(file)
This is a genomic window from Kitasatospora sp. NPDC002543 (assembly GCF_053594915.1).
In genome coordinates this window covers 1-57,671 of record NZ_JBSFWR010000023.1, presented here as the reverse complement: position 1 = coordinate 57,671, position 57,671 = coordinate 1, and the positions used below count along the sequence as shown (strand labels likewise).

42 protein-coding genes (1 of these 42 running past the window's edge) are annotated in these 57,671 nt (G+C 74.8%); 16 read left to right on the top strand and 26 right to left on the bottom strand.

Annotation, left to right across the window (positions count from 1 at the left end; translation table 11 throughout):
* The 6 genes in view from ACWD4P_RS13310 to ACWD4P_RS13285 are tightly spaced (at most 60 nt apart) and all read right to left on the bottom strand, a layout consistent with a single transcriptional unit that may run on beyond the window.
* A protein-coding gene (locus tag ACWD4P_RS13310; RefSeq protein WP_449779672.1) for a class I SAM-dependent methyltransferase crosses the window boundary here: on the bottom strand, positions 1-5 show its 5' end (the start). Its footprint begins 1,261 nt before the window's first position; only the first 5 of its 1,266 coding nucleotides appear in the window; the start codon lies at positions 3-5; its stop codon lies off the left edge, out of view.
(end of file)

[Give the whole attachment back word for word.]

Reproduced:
This is a genomic window from Kitasatospora sp. NPDC002543 (assembly GCF_053594915.1).
In genome coordinates this window covers 1-57,671 of record NZ_JBSFWR010000023.1, presented here as the reverse complement: position 1 = coordinate 57,671, position 57,671 = coordinate 1, and the positions used below count along the sequence as shown (strand labels likewise).

42 protein-coding genes (1 of these 42 running past the window's edge) are annotated in these 57,671 nt (G+C 74.8%); 16 read left to right on the top strand and 26 right to left on the bottom strand.

Annotation, left to right across the window (positions count from 1 at the left end; translation table 11 throughout):
* The 6 genes in view from ACWD4P_RS13310 to ACWD4P_RS13285 are tightly spaced (at most 60 nt apart) and all read right to left on the bottom strand, a layout consistent with a single transcriptional unit that may run on beyond the window.
* A protein-coding gene (locus tag ACWD4P_RS13310; RefSeq protein WP_449779672.1) for a class I SAM-dependent methyltransferase crosses the window boundary here: on the bottom strand, positions 1-5 show its 5' end (the start). Its footprint begins 1,261 nt before the window's first position; only the first 5 of its 1,266 coding nucleotides appear in the window; the start codon lies at positions 3-5; its stop codon lies off the left edge, out of view.